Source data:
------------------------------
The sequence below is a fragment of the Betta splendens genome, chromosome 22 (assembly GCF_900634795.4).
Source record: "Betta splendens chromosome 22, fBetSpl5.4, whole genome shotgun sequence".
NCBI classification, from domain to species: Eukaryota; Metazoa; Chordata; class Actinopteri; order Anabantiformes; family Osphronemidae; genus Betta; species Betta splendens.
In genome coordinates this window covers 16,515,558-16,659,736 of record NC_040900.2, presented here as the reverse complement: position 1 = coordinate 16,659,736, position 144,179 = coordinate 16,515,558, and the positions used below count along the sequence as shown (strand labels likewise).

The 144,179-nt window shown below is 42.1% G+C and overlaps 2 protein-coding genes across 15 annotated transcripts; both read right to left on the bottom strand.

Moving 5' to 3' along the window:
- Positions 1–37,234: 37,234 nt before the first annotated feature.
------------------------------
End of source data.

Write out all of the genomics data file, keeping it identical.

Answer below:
The sequence below is a fragment of the Betta splendens genome, chromosome 22 (assembly GCF_900634795.4).
Source record: "Betta splendens chromosome 22, fBetSpl5.4, whole genome shotgun sequence".
NCBI classification, from domain to species: Eukaryota; Metazoa; Chordata; class Actinopteri; order Anabantiformes; family Osphronemidae; genus Betta; species Betta splendens.
In genome coordinates this window covers 16,515,558-16,659,736 of record NC_040900.2, presented here as the reverse complement: position 1 = coordinate 16,659,736, position 144,179 = coordinate 16,515,558, and the positions used below count along the sequence as shown (strand labels likewise).

The 144,179-nt window shown below is 42.1% G+C and overlaps 2 protein-coding genes across 15 annotated transcripts; both read right to left on the bottom strand.

Moving 5' to 3' along the window:
- Positions 1–37,234: 37,234 nt before the first annotated feature.